“This isn’t just a living room, it’s also a dance studio!” exclaimed Mandy Jay Goerger-Aguilar. Outside, the rain is coming down in buckets, but inside the house that Mandy, her partner Kim Aguilar and their daughter Jazz share, it’s warm and lively.
The family is talking about Jazz’s involvement in Theatre Action Project’s summer camps, and as they talk they become increasingly animated. It’s not hard to see why they’re drawn to TAP; they’re a theatric family to begin with, regularly performing around their neighborhood for fundraisers, community organizations and just for fun. At age 10, Jazz is no stranger to the stage and has enjoyed singing everything from Elvis to Johnny Cash in front of audiences.
Goerger-Aguilar and Aguilar came across TAP in their search for a good summer camp for Jazz that would get her involved in theater without breaking the bank.
“I had signed her up at another camp, but it wasn’t anything that I had expected,” Aguilar said. “It was just a place where they were there to run around and play video games. Whereas TAP has broadened her to show her voice, really perform, really dance and choreograph and be part of a group of kids.”
But TAP, which uses the creative arts to activate the academic, social and emotional development of young people, also gave something else to the family: a place with an environment of absolute acceptance.
“Sometimes, being two moms, we worry how it will be with friends,” Goerger-Aguilar said. “Will they say rude things? And then there are the parents. We’ve done our best to teach her to be a leader and be strong. But at TAP we’ve never felt uncomfortable. They know we’re her parents.”
That’s an important element of the organization’s programs, said Karen LaShelle, executive and artistic director of TAP.
“In our camps we have a good number of LGBT families,” LaShelle said. “Anti-homophobia is something that’s near to our heart, and we address that in our programs. It’s not a camp where anyone will ever be bullied. We try to create a safe environment for kids.”
Jazz and her family have participated in TAP’s summer camp programs, but that camp is only one part of the nonprofit’s offerings. TAP runs an in-school interactive program for kids from kindergarten through twelfth grade; youth theater ensembles for middle and high school youth; and after-school programs around Austin. A new program, called New Stages, works with youth in the Gardner-Betts Juvenile Justice Center.
While creative arts and theater are the mediums, LaShelle said TAP’s core mission is more about empowering children than turning them into actors.
“Our mission is to activate young people,” La Shelle said. “In the arts, we have a particular set of tools that are deeply engaging. Our end goal is to help kids become the four Cs: creative artists, courageous allies, critical thinkers and confident leaders.”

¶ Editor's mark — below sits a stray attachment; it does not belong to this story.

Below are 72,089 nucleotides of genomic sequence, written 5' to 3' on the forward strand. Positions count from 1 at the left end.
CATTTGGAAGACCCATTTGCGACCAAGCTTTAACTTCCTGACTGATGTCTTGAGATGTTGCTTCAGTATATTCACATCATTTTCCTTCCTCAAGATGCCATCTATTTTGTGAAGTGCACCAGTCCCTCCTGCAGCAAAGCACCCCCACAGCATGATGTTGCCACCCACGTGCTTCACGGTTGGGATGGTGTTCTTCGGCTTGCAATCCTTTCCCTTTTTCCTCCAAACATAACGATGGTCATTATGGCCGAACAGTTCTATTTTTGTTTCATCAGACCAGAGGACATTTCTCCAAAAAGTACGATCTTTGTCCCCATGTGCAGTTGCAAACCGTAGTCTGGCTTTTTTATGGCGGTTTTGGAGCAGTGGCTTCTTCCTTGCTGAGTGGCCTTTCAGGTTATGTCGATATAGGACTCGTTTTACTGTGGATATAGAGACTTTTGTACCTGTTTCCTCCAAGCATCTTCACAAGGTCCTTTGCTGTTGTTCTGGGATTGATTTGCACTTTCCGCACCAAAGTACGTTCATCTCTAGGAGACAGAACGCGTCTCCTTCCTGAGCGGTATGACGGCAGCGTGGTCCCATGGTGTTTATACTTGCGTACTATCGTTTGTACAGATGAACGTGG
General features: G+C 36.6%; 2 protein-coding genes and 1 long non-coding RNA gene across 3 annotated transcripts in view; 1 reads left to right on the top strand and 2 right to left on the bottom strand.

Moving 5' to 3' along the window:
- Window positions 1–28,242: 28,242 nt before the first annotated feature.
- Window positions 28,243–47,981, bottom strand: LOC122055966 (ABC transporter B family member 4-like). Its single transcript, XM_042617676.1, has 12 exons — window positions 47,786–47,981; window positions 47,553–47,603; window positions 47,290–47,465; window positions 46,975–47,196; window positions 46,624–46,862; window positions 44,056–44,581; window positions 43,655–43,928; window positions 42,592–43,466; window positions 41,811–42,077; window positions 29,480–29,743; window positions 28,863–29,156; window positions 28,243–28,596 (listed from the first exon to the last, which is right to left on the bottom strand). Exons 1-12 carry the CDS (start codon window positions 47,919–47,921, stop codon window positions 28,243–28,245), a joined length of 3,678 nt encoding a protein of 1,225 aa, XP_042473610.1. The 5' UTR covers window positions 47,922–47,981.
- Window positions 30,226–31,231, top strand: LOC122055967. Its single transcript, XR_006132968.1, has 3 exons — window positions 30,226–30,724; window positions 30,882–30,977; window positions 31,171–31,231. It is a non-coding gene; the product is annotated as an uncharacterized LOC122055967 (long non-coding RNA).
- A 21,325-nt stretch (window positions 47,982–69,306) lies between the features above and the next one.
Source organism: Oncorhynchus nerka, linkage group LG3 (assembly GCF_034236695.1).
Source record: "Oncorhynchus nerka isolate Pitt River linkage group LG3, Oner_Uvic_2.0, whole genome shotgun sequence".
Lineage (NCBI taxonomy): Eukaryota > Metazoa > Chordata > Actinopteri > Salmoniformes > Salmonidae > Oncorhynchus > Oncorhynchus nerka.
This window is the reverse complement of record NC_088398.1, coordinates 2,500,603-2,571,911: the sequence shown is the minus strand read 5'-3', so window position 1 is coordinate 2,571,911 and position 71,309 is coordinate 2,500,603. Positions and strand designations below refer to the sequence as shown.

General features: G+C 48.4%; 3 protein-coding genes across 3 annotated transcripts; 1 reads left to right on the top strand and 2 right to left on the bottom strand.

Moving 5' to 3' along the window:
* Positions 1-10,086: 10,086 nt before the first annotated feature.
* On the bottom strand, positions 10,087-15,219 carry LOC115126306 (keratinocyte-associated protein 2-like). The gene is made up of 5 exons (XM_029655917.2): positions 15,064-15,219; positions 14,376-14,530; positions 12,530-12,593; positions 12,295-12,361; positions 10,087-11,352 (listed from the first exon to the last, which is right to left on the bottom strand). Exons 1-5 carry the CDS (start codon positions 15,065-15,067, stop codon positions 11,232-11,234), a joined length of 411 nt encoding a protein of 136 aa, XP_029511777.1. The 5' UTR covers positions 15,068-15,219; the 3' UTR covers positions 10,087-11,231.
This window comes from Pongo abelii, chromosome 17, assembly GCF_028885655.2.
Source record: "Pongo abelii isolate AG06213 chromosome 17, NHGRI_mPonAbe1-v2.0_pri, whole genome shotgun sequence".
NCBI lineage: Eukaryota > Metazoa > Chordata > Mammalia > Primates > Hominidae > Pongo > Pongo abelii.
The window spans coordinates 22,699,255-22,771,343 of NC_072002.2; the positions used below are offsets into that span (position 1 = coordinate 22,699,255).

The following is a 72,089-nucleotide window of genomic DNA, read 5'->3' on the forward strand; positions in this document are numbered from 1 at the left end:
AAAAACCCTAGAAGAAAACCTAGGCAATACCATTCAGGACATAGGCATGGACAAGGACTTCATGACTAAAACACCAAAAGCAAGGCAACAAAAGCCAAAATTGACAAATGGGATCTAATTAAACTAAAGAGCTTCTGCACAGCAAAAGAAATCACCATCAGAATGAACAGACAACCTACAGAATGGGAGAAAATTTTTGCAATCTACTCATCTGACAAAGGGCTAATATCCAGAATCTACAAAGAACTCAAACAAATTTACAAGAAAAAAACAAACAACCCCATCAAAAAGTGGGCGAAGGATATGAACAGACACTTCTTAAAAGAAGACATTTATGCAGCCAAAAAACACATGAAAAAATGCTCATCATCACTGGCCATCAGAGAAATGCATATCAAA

TAP’s roots go back to a group of UT graduate students who, in 1997, created an interactive play as part of a Master’s thesis project called “It’s In Your Hands” aimed at helping youth combat school violence. By the next year, TAP had become a sponsored project of Austin Circle of Theatres. “In Your Hands” became the root of what TAP still does today, and the interactive play was performed 95 times over the next three years. In 2001 the organization got its 501 (c)(3) status.
TAP’s interactive shows use actor—teachers who use role play, group challenges and team building games in a theatrical context to give kids a safe and engaging place to learn about things like conflict resolution, bullying, sexual harassment and leadership, LaShelle said.
“The students are so deeply engaged, they’re in the role,” she said. “They’re in character for an hour a day, for four days…that’s how theater is a critical part of these programs. It gives an imaginary context, a safe place to play in, but it kind of also gives a way for [students] to shed away other social pressures that might be going on in the classroom.”
For Jazz, the experience at TAP has helped her step into a leadership role at school, said Goerger-Aguilar. She and Aguilar have noticed their daughter talk about conflicts when they arise at school or in sports and describe how she tries to mediate and help her peers.
But it’s also fun. Or, as Jazz said, “I like the friends there, they’re all really nice, and the teachers because they’re really fun…it doesn’t make me want to fall asleep; it makes me want to stay awake.”
• Number of school districts TAP provides programs in: 6, plus private and charter schools, Housing Authority of the City Austin sites and Foundation Communities complexes.
• Number of program hours delivered each week to youth from Pre-K through twelfth grade: 480.
• Number of young people involved each year in TAP’s programs: approximately 16,000.
• Cost of programs: done on a sliding scale